Romanian sculptor Darius Hulea beautifully mixes contemporary and classical to make his gorgeous statues by using iron, stainless steel, brass, and copper wires. With these industrial materials Hulea is able to “sketch” his figures in three dimensions by carefully molding the metals into recognisable portraits.
Hulea found his interest in sculpturing through being exposed to the folk crafts found in his village during his youth, not to mention that both his grandmother and great grandmother wove traditional geometric fabrics still used today.
Hulea did however gain his knowledge and insight into the power of industrial materials from his grandfather who worked with agricultural tools. After that Hulea made the switch from painting to sculpting and combined his interests of history and art.
Hulea's work is more focused on the principals of classical drawing even though he is contemporary in material and execution. The skilled sculptor uses wires of differing widths to translate the quick pencil strokes of a sketch. Hulea’s work and each fragmented line is placed in three dimensions to create the look and feel Hulea is after.
“I discovered during my second year of college that the great artists of modern history used the principle of drawing in space or drawing the space through different metallic structures. Some, like Picasso, used recycled materials or, like Calder or David Smith, industrial materials. That moment was the turning point of the sculptures that I am doing now. For me, this type of drawing is what we find in the sketches of the great artists of the Renaissance like Michelangelo and Da Vinci—serious and realistic compositions that anyone can understand.”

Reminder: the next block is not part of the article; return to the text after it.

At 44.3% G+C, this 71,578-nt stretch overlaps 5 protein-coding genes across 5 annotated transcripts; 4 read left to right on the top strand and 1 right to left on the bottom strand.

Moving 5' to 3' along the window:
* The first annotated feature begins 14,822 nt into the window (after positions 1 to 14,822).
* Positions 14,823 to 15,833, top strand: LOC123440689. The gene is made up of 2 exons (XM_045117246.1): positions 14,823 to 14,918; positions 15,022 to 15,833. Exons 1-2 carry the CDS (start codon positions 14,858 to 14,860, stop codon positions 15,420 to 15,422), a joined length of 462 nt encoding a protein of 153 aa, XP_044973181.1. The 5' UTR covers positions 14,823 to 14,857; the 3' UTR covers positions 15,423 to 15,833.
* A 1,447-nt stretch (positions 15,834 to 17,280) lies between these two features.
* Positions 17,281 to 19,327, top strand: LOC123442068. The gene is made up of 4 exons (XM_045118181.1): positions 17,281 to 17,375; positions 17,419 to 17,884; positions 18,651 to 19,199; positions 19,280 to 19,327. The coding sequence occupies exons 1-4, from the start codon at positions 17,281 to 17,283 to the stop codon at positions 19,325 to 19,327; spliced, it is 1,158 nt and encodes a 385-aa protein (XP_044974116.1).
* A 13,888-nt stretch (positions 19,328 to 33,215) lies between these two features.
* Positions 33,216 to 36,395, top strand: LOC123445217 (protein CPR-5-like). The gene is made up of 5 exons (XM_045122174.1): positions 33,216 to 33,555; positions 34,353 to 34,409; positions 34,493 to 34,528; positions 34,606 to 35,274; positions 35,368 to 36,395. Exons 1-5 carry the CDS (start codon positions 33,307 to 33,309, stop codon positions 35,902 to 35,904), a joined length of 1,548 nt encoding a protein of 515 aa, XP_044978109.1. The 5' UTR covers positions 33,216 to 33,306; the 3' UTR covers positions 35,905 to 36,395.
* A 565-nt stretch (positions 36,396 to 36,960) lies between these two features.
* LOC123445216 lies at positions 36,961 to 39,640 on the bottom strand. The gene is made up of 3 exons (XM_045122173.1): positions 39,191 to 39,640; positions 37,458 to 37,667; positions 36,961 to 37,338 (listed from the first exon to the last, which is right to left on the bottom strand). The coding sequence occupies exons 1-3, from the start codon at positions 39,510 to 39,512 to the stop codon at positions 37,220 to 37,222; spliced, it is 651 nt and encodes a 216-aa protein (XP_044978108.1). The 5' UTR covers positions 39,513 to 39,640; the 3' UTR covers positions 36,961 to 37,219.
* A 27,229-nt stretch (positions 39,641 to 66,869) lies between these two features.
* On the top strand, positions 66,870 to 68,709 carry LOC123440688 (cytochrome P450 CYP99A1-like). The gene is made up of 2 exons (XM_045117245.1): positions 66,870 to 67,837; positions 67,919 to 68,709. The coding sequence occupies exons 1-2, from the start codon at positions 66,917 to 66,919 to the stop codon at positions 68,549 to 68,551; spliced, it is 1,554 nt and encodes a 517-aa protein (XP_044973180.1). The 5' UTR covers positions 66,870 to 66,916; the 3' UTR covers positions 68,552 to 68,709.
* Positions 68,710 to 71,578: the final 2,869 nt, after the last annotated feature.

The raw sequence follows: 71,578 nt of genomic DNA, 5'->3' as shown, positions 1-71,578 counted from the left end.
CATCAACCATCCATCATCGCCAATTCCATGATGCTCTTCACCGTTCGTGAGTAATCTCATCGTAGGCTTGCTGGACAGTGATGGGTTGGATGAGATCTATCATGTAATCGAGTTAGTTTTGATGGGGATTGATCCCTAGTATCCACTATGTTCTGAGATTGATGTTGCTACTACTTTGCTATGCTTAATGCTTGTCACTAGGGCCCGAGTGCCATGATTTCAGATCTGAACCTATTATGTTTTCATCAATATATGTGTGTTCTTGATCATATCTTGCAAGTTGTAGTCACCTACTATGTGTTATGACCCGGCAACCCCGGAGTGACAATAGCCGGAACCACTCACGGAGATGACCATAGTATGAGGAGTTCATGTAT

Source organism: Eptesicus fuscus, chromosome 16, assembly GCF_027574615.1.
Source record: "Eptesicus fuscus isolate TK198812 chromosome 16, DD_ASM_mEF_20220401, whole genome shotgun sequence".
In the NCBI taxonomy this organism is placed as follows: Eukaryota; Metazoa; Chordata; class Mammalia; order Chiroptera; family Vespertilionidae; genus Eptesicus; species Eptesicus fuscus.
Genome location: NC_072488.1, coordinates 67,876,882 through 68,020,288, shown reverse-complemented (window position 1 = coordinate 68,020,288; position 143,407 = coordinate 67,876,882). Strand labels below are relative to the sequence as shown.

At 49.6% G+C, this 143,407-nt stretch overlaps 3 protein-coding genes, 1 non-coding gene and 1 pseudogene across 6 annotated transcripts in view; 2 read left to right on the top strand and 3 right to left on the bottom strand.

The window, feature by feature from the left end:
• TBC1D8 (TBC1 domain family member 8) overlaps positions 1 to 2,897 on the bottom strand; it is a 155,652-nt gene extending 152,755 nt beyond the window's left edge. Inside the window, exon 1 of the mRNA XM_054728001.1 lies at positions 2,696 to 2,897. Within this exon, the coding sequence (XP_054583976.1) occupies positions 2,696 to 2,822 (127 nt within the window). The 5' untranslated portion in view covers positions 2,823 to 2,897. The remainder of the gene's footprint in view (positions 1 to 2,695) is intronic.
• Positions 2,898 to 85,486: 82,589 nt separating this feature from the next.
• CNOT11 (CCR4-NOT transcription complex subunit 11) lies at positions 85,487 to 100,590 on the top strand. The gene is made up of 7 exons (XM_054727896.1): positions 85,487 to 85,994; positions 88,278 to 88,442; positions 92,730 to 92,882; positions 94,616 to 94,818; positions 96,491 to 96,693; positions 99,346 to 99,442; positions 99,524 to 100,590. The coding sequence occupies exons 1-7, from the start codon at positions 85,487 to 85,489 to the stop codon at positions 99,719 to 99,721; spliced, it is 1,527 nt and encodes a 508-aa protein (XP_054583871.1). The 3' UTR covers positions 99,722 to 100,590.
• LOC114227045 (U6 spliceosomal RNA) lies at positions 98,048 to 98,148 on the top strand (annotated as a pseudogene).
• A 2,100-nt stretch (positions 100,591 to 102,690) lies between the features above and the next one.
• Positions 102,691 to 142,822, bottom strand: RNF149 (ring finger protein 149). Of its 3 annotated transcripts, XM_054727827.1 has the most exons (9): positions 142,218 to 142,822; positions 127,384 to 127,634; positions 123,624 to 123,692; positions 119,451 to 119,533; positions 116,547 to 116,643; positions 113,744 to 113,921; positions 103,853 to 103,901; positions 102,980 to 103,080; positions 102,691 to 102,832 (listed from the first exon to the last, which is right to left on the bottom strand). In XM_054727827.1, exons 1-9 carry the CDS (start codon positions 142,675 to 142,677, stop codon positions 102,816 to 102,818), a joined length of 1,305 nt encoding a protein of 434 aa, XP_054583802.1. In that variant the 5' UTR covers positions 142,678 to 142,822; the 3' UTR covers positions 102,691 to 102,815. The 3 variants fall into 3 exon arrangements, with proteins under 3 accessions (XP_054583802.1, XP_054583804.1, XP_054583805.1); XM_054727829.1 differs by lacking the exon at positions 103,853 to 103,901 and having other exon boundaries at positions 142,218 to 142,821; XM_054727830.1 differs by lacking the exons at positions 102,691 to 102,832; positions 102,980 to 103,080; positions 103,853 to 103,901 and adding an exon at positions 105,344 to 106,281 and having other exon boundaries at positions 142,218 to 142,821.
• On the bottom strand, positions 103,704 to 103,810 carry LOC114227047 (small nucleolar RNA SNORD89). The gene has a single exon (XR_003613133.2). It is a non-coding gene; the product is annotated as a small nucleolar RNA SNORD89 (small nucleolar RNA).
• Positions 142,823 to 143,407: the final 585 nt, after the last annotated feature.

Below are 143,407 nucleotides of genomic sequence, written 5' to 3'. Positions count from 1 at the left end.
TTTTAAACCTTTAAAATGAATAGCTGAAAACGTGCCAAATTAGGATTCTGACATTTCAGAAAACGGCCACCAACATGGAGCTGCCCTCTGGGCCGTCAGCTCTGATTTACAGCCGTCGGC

The impressive sculptor also finds artistic freedom by working in metal. His fine lines can create shading, while thicker wires can produce bold contours. His material of chose provides him more freedom to execute his “drawings” while bringing part of the past to a new audience.
“I hope that people will understand that I do nothing but draw in a new way, in a durable material of the past. I can then explore and research, as an artist, mythical, Renaissance, and modern thinking by finding three-dimensional examples that describe us now in a history of the past.”